EPA expands Hurricane Harvey fuel waiver

By Lisa Gibson | August 30, 2017

The U.S. Environmental Protection Agency has expanded its Reid vapor pressure waiver to avoid fuel supply disruptions in the wake of Hurricane Harvey. Effective immediately, the waiver allows regulated parties to produce, sell and distribute conventional and reformulated winter gasoline with an RVP of 11.5 pounds per square inch in Alabama, Georgia, Kentucky, Maryland, Mississippi, North Carolina, South Carolina, Tennessee, Virginia, Texas, Louisiana, Florida and Washington D.C. The waiver is in effect through Sept. 15.

“The shutdown of nearly a dozen refineries and extreme weather prohibiting fuel barge movement in the Gulf area, with several other refineries operating at reduced capacity, has continued to limit the production and availability of fuel to areas both within and outside of the Gulf area,” EPA Administrator Scott Pruitt says in a letter to the governors of those 12 states and the mayor of Washington D.C.

An Aug. 26 waiver for certain reformulated gasoline and RVP requirements didn’t deliver enough relief, wrote Renewable Fuels Association President and CEO Bob Dinneen in an Aug. 28 letter to Pruitt. In that letter, Dinneen urged EPA to extend the waiver to 10 psi for all finished gasoline blended with ethanol in conventional and RFG areas nationwide.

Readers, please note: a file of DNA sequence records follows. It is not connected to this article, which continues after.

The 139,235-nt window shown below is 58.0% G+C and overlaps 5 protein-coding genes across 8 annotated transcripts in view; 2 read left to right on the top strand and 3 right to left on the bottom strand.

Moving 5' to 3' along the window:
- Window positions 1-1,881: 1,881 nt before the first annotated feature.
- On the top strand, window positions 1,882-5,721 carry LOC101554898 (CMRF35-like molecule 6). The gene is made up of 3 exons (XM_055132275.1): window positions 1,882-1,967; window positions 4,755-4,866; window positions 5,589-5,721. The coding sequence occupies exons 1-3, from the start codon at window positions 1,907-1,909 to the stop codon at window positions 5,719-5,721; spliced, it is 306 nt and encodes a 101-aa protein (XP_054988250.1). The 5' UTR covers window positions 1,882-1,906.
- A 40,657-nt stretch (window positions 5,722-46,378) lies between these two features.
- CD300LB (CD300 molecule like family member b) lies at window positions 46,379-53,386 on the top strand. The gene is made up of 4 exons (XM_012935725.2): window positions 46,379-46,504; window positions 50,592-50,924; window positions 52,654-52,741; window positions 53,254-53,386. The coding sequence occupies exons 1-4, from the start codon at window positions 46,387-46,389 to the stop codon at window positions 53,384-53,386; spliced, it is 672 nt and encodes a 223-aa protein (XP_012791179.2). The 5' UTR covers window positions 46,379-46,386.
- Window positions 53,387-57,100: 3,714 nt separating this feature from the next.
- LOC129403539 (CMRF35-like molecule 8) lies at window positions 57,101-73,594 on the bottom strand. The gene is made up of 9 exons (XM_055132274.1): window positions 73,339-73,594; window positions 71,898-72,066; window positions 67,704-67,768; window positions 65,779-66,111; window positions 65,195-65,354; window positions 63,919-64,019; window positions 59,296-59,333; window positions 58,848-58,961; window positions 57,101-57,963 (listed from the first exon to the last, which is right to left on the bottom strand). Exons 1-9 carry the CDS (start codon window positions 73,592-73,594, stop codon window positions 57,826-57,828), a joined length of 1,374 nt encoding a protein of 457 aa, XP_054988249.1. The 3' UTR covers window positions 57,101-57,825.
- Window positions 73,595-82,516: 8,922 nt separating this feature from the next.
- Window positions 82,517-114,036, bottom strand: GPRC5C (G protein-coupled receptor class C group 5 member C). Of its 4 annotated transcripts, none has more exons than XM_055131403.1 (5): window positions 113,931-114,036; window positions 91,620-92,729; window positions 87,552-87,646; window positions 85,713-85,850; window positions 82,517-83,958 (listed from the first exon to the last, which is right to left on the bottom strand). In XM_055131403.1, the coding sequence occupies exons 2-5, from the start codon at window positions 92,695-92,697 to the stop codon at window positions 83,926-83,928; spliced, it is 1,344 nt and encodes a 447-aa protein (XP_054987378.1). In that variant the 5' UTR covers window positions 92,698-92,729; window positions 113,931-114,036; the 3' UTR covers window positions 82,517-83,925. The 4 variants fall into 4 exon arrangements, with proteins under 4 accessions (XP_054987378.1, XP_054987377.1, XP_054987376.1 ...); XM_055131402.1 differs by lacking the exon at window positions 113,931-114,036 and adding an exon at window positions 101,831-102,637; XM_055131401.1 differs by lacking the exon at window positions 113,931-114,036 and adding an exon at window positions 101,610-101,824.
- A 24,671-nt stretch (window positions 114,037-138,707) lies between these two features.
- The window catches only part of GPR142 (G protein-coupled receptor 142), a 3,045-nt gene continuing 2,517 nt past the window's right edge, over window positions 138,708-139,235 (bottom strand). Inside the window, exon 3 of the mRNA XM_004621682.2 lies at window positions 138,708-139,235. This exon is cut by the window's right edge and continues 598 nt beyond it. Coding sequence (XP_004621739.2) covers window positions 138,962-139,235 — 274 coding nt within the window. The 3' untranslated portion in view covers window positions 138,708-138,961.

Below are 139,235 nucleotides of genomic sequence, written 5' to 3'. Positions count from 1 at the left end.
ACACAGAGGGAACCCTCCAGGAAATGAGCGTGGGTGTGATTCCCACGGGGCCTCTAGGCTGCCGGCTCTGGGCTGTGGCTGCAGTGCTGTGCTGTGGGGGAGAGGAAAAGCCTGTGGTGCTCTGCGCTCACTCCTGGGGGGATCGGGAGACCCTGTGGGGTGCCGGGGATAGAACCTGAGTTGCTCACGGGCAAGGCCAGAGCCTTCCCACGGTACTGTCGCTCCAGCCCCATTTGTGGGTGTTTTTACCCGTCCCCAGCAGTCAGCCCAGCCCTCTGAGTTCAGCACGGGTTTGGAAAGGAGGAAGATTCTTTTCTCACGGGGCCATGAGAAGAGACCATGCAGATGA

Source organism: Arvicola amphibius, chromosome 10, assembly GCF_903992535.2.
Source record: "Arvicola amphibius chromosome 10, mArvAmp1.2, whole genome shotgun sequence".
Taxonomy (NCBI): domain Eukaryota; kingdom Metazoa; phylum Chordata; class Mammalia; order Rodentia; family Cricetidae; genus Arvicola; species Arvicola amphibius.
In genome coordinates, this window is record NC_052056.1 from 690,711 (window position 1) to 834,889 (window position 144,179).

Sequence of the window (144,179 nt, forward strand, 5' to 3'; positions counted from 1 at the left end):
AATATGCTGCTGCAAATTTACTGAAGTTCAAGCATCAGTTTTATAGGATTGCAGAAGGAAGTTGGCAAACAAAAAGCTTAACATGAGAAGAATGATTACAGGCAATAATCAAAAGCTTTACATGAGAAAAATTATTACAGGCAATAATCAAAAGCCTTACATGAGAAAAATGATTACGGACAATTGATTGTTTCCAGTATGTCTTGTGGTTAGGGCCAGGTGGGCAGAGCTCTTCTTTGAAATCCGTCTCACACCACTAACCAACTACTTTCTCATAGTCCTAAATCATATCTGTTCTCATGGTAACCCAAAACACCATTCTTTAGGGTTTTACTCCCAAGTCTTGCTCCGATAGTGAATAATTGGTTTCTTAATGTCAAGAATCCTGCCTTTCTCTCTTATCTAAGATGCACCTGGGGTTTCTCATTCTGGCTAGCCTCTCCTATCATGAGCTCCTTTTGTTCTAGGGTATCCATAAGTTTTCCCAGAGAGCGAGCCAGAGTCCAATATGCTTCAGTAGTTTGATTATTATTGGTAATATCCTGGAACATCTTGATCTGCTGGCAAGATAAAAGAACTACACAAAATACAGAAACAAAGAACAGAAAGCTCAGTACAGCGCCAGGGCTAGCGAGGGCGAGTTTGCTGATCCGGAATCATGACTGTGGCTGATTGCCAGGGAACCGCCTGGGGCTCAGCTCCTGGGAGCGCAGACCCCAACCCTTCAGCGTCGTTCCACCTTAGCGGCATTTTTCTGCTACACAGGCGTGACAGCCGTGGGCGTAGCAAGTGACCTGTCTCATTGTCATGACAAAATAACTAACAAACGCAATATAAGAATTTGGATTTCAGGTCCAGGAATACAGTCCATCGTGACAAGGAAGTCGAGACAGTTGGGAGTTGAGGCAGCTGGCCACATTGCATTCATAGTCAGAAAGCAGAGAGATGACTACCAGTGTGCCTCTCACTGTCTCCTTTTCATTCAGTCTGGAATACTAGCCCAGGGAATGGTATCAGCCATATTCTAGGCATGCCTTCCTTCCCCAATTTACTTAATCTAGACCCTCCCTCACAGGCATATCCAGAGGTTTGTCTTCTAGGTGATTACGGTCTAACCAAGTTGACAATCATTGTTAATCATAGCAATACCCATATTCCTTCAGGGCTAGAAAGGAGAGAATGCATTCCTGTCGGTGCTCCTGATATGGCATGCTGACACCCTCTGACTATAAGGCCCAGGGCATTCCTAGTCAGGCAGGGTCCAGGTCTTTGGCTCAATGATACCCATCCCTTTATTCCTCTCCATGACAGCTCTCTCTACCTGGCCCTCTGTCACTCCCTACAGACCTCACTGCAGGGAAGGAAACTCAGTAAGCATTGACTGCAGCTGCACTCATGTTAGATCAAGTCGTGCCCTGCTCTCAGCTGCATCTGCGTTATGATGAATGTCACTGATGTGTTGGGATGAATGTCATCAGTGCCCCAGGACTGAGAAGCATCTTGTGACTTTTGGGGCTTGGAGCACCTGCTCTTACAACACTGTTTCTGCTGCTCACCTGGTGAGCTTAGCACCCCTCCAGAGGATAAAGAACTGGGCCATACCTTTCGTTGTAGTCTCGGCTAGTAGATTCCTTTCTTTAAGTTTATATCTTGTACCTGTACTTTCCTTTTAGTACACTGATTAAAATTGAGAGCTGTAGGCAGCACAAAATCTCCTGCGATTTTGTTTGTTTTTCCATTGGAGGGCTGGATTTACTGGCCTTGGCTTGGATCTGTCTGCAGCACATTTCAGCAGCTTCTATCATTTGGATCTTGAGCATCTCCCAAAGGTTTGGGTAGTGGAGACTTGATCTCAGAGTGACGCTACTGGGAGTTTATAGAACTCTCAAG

Following Pruitt’s Aug. 30 letter announcing the waiver expansion, Dinneen released this statement: “It appears that today’s multi-state waiver letter from EPA effectively allows for an early end to the summer volatility control season and allows immediate use of winter gasoline in conventional gasoline areas. This allows for the sale of E15 in those conventional gasoline areas of the states covered by the waiver and is effectively what we asked of the agency on Monday. Retailers must still meet or be deemed compliant with other regulatory requirements associated with selling E15, such as the Misfueling Mitigation Plan. But consumers facing likely gasoline supply issues as a result of Hurricane Harvey are one important step closer today to a high-octane, low-cost alternative.”